Sunday, April 7, 2013

The Art of Narrative Propulsion: Mistranslating North Korea’s “State of War,” and Conjuring Chinese Troops on the North Korean Frontier

Some interesting analysis of north Korean propaganda.  Videos at the link as well.

The Art of Narrative Propulsion: North Korea’s “State of War,” and Conjuring Chinese Troops on the North Korean Frontier


Kim Jong-un radiates hypnotic grace at an impressionable young Mangyongdae cadet | Image from Korean Central TV, modified by SinoNK

Whizzing bullets, flying missiles, falling bombs, the fog of war: none of these things aid accurate reporting. But what happens when that fog is little more than a rhetorical device in a broader propaganda narrative? Can or should the media be picking, choosing and reporting verbatim on stories peddled by a state-run news agency of KCNA’s ilk? Or should they, as Professor Andrei Lankov put it in an Australian news report that whizzed around the social network-o-sphere last week, just ignore the entire thing?

For where are the signs of an impending conflagration on the Korean peninsula? Is North Korea mobilizing its forces to the inter-Korean border? Do two missiles caught on satellite images offensive postures make? Are camera-toting anti-imperialist tourists in pin badges prohibited from flying into Sunan Airport, much less forbidden from flying out again? None of these things, it appears, are the case. 

Meanwhile, the diplomatic corps in the North Korean capital has thumbed its communal nose at the idea, suggested yesterday, that its members might even consider leaving North Korea since “their safety cannot be guaranteed in the event of war.” Perhaps they treated the notion as what, thanks to a pithy utterance from he of “The Cleanest Race” fame published in the New York Times last week, SinoNK has taken to calling a “Myers Conditional”: a uniquely implausible hypothetical concept predicated on an extraordinarily unlikely event.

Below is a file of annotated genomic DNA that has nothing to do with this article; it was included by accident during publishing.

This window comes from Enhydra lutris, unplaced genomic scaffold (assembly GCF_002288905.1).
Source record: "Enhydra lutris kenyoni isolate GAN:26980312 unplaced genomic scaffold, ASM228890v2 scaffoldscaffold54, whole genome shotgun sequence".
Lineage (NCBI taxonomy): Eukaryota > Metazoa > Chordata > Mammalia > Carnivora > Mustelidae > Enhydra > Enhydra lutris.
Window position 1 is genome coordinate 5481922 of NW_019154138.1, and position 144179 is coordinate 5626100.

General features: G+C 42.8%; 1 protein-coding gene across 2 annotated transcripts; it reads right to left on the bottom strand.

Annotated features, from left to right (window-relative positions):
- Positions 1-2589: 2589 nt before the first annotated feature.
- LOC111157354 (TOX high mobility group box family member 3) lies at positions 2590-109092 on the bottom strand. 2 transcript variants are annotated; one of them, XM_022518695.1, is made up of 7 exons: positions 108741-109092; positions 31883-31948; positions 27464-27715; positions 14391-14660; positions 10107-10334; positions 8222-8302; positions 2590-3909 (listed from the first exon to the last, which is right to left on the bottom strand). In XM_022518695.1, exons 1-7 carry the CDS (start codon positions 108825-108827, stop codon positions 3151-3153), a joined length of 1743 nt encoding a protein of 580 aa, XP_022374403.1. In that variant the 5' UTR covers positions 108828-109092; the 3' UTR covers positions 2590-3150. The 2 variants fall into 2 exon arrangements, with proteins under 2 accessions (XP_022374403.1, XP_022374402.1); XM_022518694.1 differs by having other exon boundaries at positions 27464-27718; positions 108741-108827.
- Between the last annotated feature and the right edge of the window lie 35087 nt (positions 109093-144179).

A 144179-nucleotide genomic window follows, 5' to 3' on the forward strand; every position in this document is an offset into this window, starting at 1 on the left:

North Korea, it is abundantly clear, is a past master in public relations. And, because they know well that newspapers can hardly afford not to report on the latest KCNA missive, and are equally well aware that just by putting “special” (특별) in front of “declaration” (설명) they can double down on the fog and double up on the column inches, the tensions rise. Adam Cathcart quadruples the size of our data set.- Christopher Green, Co-editor

The Art of Narrative Propulsion: Mistranslating North Korea’s “State of War,” and Conjuring Chinese Troops on the North Korean Frontier 
by Adam Cathcart

Recent events around the Korean peninsula have generated a tidal wave of op-eds and analysis. Interpretation is important, but so too is having data that is reasonably comprehensive, and reasonably accurate. Prognostication is fine, and the attempt to discern patterns is admirable. But we must occasionally turn toward the difficult task of cleaning up and assessing what we already know, and what we think we know.

This essay will endeavor to take on two data points of potential significance: 1) The DPRK’s own pronouncement of March 30, which helped to escalate and channel Western attention to Korea significantly, and 2) the subsequent rise of a rumor that Chinese troops were moving toward North Korea in force.

North Korea in “State of War” |  News flash: Scholar B.R. Myers thinks the quality of Western analysis of the DPRK is, to put it bluntly, junk. Why?

It’s an undiplomatic point to make, but the inconvenient truth is that most North Korea-watchers in the United States don’t speak Korean and don’t read Korean. They’re not able to read even the legend on a North Korean propaganda poster.

Rather than quibble with the man by brandishing an essay by Bruce Cumings in an act of intellectual bullfighting, let’s take his criticism seriously. Be proactive and dive into the Korean, because North Koreans tend to make pronouncements in Korean, and those texts might be different from the ones we read in English.

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